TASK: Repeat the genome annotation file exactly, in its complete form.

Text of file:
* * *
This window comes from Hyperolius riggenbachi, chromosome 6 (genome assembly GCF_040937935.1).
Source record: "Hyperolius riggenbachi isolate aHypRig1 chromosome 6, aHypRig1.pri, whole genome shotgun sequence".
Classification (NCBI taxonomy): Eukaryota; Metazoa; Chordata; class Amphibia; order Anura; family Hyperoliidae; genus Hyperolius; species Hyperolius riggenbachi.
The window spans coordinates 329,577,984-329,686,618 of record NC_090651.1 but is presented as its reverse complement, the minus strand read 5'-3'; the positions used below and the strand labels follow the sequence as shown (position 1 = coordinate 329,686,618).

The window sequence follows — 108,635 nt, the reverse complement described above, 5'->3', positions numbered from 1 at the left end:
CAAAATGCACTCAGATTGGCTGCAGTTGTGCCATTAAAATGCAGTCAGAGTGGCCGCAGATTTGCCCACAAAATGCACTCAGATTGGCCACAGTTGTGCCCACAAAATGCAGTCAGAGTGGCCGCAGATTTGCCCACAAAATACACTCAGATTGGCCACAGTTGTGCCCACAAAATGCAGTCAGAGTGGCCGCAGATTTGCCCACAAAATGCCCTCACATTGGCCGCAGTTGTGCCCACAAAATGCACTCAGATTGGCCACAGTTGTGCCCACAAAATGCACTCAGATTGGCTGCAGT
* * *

This window comes from Hyperolius riggenbachi, chromosome 6 (genome assembly GCF_040937935.1).
Source record: "Hyperolius riggenbachi isolate aHypRig1 chromosome 6, aHypRig1.pri, whole genome shotgun sequence".
Classification (NCBI taxonomy): Eukaryota; Metazoa; Chordata; class Amphibia; order Anura; family Hyperoliidae; genus Hyperolius; species Hyperolius riggenbachi.
The window spans coordinates 329,577,984-329,686,618 of record NC_090651.1 but is presented as its reverse complement, the minus strand read 5'-3'; the positions used below and the strand labels follow the sequence as shown (position 1 = coordinate 329,686,618).

The window sequence follows — 108,635 nt, the reverse complement described above, 5'->3', positions numbered from 1 at the left end:
CAAAATGCACTCAGATTGGCTGCAGTTGTGCCATTAAAATGCAGTCAGAGTGGCCGCAGATTTGCCCACAAAATGCACTCAGATTGGCCACAGTTGTGCCCACAAAATGCAGTCAGAGTGGCCGCAGATTTGCCCACAAAATACACTCAGATTGGCCACAGTTGTGCCCACAAAATGCAGTCAGAGTGGCCGCAGATTTGCCCACAAAATGCCCTCACATTGGCCGCAGTTGTGCCCACAAAATGCACTCAGATTGGCCACAGTTGTGCCCACAAAATGCACTCAGATTGGCTGCAGT